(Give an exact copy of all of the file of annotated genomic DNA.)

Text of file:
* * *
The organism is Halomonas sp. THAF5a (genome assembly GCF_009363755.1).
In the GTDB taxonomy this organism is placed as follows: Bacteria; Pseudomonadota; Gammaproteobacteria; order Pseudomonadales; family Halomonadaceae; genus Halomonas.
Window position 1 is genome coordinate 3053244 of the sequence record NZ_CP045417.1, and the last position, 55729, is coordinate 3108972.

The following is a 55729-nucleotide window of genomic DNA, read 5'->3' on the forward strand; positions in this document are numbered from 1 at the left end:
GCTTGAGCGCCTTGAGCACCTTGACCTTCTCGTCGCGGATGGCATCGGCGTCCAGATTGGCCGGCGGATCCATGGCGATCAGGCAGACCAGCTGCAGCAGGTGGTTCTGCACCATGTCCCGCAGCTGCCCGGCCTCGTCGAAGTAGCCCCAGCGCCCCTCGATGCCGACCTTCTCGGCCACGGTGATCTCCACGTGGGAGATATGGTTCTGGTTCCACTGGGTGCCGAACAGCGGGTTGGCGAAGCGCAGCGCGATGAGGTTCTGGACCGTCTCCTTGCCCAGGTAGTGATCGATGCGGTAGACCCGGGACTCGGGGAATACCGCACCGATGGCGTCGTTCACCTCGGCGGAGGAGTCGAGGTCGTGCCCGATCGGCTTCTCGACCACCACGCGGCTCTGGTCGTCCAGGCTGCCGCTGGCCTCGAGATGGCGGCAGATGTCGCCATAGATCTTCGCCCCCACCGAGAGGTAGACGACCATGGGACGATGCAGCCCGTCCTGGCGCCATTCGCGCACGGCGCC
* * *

The organism is Halomonas sp. THAF5a (genome assembly GCF_009363755.1).
In the GTDB taxonomy this organism is placed as follows: Bacteria; Pseudomonadota; Gammaproteobacteria; order Pseudomonadales; family Halomonadaceae; genus Halomonas.
Window position 1 is genome coordinate 3053244 of the sequence record NZ_CP045417.1, and the last position, 55729, is coordinate 3108972.

The following is a 55729-nucleotide window of genomic DNA, read 5'->3' on the forward strand; positions in this document are numbered from 1 at the left end:
GCTTGAGCGCCTTGAGCACCTTGACCTTCTCGTCGCGGATGGCATCGGCGTCCAGATTGGCCGGCGGATCCATGGCGATCAGGCAGACCAGCTGCAGCAGGTGGTTCTGCACCATGTCCCGCAGCTGCCCGGCCTCGTCGAAGTAGCCCCAGCGCCCCTCGATGCCGACCTTCTCGGCCACGGTGATCTCCACGTGGGAGATATGGTTCTGGTTCCACTGGGTGCCGAACAGCGGGTTGGCGAAGCGCAGCGCGATGAGGTTCTGGACCGTCTCCTTGCCCAGGTAGTGATCGATGCGGTAGACCCGGGACTCGGGGAATACCGCACCGATGGCGTCGTTCACCTCGGCGGAGGAGTCGAGGTCGTGCCCGATCGGCTTCTCGACCACCACGCGGCTCTGGTCGTCCAGGCTGCCGCTGGCCTCGAGATGGCGGCAGATGTCGCCATAGATCTTCGCCCCCACCGAGAGGTAGACGACCATGGGACGATGCAGCCCGTCCTGGCGCCATTCGCGCACGGCGCC